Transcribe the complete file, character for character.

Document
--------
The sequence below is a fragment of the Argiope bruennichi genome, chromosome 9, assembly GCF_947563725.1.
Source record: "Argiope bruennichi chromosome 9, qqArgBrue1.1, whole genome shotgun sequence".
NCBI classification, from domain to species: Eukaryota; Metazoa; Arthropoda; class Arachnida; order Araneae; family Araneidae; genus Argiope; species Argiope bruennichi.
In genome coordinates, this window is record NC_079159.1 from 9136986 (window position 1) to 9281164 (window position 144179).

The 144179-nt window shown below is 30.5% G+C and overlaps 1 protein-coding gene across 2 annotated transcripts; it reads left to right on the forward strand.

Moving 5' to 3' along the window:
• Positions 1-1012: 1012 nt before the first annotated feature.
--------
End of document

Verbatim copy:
The sequence below is a fragment of the Argiope bruennichi genome, chromosome 9, assembly GCF_947563725.1.
Source record: "Argiope bruennichi chromosome 9, qqArgBrue1.1, whole genome shotgun sequence".
NCBI classification, from domain to species: Eukaryota; Metazoa; Arthropoda; class Arachnida; order Araneae; family Araneidae; genus Argiope; species Argiope bruennichi.
In genome coordinates, this window is record NC_079159.1 from 9136986 (window position 1) to 9281164 (window position 144179).

The 144179-nt window shown below is 30.5% G+C and overlaps 1 protein-coding gene across 2 annotated transcripts; it reads left to right on the forward strand.

Moving 5' to 3' along the window:
• Positions 1-1012: 1012 nt before the first annotated feature.